If your New Years resolutions are already in danger, enjoy some tips from Leslie on how to make them real. – InPower Editors
My work as a coach is to help people increase their capacity in an area that really matters to them. For some, it’s the capacity to connect more fully with others. Or to follow through. To inspire others. To take a stand. To stand down. To…
As far as I can tell, there’s no capacity-building without practice: the regular repetition of new moves. Most people would agree on that. So if we know that practice is such a key to growth, why do we often struggle to maintain even the simplest of practices? Why do we wriggle out from under the very effort that will help us fulfill our most ardent intentions?
If we want to grow, our challenge is to become more consistent in practice… and to do so without sicking our “inner terrorist” on ourselves. I’ve found four places to focus when my practices falter: function, form, feeling and ‘futz.’
Focus on function
Let’s face it; practice can be kind of a drag. It’s often not all that interesting; sometimes it’s downright uncomfortable. And it’s often hard to see an immediate pay-off. To make matters worse, many of us relate to practice as an external ‘should,’ an assignment from some cosmic schoolmarm. Few of us relate to practice as what it actually is: the engine of our own fulfillment, created on our behalf toward the accomplishment of our own deep desire.
Let me offer myself up as an example. I tend to resist meditating, despite the overwhelming proof of its all-around-awesomeness. As a practice, meditation is conceptually compelling to me, but less so on a practical level. So I falter. One way to help sustain a practice is to ensure that it serves a function that is real and meaningful to you. If it does, keep reconnecting to its underlying purpose. That will help fan the flames of commitment. But if you’re doing a practice without a clear intent, rethink it. However virtuous a practice may be, it won’t be a ‘good’ one for you if it doesn’t link to something that really matters.
Focus on form
Getting clear on the function of a practice is the basis for discerning its appropriate form. Continuing the meditation example… I don’t aspire to enlightenment. I don’t lust after mind-blowing altered states or blinding insights. My greatest aspiration is that I might bring a friend, a client or a Food Lion check-out clerk some warmth and safe harbor in her day. If sitting on a cushion doesn’t help me do that, maybe it’s not the right form of practice for that goal. Maybe a more potent exercise for me would be something to do ‘out in the world,’ like noticing when I’m impatient and breathing into my heart. Form must follow function.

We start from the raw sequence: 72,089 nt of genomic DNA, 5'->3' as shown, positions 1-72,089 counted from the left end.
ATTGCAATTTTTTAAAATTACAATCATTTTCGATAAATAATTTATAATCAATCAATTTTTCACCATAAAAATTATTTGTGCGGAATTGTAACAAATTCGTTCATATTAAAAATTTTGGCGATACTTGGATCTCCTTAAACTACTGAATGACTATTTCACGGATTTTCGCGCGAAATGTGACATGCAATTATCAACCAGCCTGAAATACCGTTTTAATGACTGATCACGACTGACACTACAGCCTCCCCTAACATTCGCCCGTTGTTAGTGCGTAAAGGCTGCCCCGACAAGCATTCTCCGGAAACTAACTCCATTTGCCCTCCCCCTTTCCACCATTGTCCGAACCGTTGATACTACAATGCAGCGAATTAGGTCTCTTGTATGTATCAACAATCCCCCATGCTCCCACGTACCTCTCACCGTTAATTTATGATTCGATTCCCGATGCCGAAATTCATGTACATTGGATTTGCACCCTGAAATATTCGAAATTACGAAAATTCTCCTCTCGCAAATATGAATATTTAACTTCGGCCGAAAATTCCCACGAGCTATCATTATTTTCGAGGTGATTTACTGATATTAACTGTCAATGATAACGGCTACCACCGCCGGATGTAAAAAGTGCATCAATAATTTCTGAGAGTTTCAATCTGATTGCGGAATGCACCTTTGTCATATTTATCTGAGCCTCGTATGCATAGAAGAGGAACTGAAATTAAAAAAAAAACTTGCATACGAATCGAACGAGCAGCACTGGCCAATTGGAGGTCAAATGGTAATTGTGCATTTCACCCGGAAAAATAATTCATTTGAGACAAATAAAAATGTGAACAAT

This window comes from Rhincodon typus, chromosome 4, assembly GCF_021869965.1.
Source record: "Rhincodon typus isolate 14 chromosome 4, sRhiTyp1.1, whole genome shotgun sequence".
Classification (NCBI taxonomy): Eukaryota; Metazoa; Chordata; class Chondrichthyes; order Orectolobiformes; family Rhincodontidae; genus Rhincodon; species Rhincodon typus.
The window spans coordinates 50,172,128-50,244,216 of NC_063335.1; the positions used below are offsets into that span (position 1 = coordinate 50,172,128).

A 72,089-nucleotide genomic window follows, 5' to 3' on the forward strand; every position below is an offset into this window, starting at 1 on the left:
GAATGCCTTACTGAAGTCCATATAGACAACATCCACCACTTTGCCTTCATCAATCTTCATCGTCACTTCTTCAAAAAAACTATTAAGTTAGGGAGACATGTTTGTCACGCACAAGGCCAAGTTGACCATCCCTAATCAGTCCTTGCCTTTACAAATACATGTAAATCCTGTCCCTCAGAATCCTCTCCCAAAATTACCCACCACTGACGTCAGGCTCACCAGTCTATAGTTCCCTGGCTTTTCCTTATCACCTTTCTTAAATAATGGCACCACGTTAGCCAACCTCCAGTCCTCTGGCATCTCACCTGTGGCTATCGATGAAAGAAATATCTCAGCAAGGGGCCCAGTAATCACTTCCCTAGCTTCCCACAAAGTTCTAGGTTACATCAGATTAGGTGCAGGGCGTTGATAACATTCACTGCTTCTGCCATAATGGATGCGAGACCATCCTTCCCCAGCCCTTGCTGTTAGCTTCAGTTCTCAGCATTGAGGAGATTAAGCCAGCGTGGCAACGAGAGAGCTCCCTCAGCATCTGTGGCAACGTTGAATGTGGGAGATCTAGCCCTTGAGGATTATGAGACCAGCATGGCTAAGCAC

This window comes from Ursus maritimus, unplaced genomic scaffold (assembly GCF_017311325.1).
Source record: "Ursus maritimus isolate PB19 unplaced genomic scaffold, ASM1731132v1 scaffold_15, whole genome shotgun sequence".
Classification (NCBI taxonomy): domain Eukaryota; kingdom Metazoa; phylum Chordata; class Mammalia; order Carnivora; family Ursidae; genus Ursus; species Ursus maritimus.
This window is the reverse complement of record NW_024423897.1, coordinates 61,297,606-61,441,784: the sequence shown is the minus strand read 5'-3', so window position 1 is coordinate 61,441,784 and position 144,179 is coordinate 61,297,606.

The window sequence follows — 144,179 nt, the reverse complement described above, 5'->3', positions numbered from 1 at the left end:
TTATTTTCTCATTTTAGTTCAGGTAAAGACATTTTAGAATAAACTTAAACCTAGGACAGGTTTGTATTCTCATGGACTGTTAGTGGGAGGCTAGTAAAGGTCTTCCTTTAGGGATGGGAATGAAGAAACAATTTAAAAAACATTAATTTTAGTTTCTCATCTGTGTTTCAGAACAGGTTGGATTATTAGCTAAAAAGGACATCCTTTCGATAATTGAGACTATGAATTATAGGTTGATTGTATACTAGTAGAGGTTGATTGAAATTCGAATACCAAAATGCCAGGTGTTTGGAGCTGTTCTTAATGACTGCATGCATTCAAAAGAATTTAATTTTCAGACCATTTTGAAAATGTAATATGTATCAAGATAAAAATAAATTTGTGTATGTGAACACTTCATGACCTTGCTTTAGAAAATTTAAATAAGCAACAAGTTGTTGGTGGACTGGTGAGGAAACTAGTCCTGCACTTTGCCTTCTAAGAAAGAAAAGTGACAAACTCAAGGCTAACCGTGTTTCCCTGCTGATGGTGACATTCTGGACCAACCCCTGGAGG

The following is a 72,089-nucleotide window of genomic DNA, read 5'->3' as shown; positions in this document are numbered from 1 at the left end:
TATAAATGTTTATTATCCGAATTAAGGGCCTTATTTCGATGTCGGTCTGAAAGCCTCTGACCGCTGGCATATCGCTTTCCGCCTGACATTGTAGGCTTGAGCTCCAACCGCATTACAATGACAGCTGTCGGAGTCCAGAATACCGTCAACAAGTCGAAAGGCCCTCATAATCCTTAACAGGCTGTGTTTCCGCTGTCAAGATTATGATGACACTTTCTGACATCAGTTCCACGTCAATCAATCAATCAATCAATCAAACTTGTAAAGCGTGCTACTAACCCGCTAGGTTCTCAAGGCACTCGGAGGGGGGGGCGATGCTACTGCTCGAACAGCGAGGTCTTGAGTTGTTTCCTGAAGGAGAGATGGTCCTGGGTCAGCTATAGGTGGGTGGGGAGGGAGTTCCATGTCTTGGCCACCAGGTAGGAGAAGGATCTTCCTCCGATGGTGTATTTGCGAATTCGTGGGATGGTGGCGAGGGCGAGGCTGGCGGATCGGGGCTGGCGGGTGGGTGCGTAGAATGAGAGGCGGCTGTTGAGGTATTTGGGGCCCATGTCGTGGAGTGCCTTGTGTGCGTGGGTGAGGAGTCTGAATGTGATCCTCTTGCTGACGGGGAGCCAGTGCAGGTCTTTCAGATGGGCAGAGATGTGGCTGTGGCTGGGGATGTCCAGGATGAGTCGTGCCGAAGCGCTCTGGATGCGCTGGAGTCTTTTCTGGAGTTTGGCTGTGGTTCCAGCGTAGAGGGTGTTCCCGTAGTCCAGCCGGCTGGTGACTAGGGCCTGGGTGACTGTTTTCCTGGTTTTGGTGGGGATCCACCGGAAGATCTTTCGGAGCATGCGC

Focus on feeling
There is something existentially big about carrying out a practice, even if it’s a really small one. The mere doing of it is a powerful turning toward oneself. It is a gesture of remembering and respect that communicates to your own being, “You matter. I will show up for you.” So even if ‘breathing into my heart’ feels rote and superficial today, I am bolstered by the mere fact of having kept my self-promise. It’s often the satisfaction of not abandoning myself that propels me into practice.
Focus on the ‘futz’
If a practice is effective, it’s going to mess with your head. It’s going to futz with the status quo. It might make you sacrifice something you usually put at the top of your priority list. It might cause you to feel incompetent or uncomfortable. Know that. Know that your practice will put your treasured equilibrium at risk. Then you can anticipate that and investigate it, kindly, when it happens. That will give you a real and awakened choice, vs. unconsciously collapsing in the face of discomfort.
What about you?
What practices do you engage in consistently?
- What makes your consistent engagement possible?
- In what ways are those practices well formulated to achieve a clear purpose that you care about?
- What does it feel like to engage in the practice? To what degree do those feelings sustain you in practice?
Is there any practice that you regularly wriggle out of?
- Does it clearly support a strong and true aspiration? Is there a clear and compelling function that that practice supports?
- Is there a way in which the form of the practice could be changed, so that it more directly supports your aspiration?
- Whether or not you enjoy the practice itself, can you connect to a positive feeling you get when you actually do it? Can you leverage that feeling to sustain you in practice?
- What is getting futzed with when you do these practices? What internal value, belief or habit does the practice threaten?
Originally on: LinkedIn
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